NOTE — A muproc is given its name when it is created.
SEE ALSO — muproc-spawn
Returns a list of curredntly running muprocs.
SEE ALSO — muproc-find, muproc-spawn, muproc-kill
muproc-find criteria &key as-list
Searches current muprocs returning those which fullfil criteria, which is either the name of the muproc (a symbol), or a string representing a regular expression to be used for matching the names of current muprocs.
If as-list is NIL, it is an error for a search match more than one muproc, and muproc-find simply returns this process; otherwise muproc-find returns a list with the muprocs matching criteria.
NOTE 1 — Edi Weitz's CL-PPCRE library must be loaded before compiling CL-MUPROC for regular expression matching to work.
NOTE 2 — muproc-find should probably be made more flexible.
SEE ALSO — muproc-spawn
muproc-kill muproc reason
Terminate muproc with reason as exit reason, without giving it the opportunity to 'trap' the exit. That is, as opposed to muproc-exit which either causes a termination message or termination signal to be sent (depending on the value of muproc-trap-exits-p), muproc-kill termination is always signalled (i.e. cannot be trapped).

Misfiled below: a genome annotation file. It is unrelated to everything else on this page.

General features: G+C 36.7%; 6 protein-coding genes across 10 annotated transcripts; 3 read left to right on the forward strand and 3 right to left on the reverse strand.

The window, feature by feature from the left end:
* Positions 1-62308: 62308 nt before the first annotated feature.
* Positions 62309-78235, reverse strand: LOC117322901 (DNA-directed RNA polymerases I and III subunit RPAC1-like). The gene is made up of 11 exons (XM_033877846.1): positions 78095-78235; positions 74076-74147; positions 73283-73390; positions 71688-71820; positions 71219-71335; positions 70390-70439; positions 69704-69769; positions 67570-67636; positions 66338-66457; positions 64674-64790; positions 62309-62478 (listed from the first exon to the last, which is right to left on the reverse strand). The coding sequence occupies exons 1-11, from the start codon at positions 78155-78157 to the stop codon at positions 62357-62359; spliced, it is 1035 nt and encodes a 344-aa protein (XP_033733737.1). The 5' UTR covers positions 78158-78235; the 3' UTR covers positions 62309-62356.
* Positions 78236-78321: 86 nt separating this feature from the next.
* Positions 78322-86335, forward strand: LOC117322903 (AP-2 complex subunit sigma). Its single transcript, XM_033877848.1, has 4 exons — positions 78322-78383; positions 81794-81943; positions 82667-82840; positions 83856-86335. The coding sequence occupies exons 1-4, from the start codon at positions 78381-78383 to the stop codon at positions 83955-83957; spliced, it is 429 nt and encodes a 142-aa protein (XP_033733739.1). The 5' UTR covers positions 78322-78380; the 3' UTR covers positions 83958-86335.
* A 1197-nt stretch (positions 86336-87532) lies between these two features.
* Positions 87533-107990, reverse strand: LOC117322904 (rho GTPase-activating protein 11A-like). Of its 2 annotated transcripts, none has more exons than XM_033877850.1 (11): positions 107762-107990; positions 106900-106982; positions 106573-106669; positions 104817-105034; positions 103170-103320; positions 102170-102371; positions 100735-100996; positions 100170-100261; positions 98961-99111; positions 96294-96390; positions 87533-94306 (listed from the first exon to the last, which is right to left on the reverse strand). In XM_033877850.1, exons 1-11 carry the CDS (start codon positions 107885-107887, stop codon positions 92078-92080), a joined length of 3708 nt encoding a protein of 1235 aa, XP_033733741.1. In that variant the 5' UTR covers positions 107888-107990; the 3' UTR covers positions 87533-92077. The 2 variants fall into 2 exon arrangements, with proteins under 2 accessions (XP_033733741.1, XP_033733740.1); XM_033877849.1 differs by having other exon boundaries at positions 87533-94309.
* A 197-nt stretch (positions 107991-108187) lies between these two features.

NOTE — muproc-kill is mostly appropriate under quite exceptional circumstances, e.g. when developing and debugging code. Under normal circumstances, muprocs' wishes to trap exits should probably be respected.
SEE ALSO — muproc-exit, muproc-set-trap-exits, muproc-trap-exits-p
Returns T iff obj is a mumsg object, and NIL otherwise.
SEE ALSO — mumsg, mumsg-send, mumsg-receive
Returns T iff obj is a muproc, and NIL otherwise.
SEE ALSO — muproc-spawn, muproc-exit, in-muproc-p
Returns T iff called in a muproc, and NIL otherwise.
SEE ALSO — muproc-spawn, muproc-exit, muproc-p
Returns T iff obj is a mupacket object, and NIL otherwise. mupackets are the representation of messages exchanged between muprocs. Under most circumstances, muproc users do not need to manipulate mupackets directly.
SEE ALSO — muproc-send, muproc-receive
Returns T iff obj is a cl-muproc address object, and NIL otherwise. A muproc address is the destination of muproc messages, and can be a muproc, a muproc port object, or a keyword symbol referring to a registered port name.
SEE ALSO — mumsg-send, mumsg-receive, muproc-send, muproc-receive, muproc-register-port-name, muproc-unregister-port-name, muproc-with-registered-port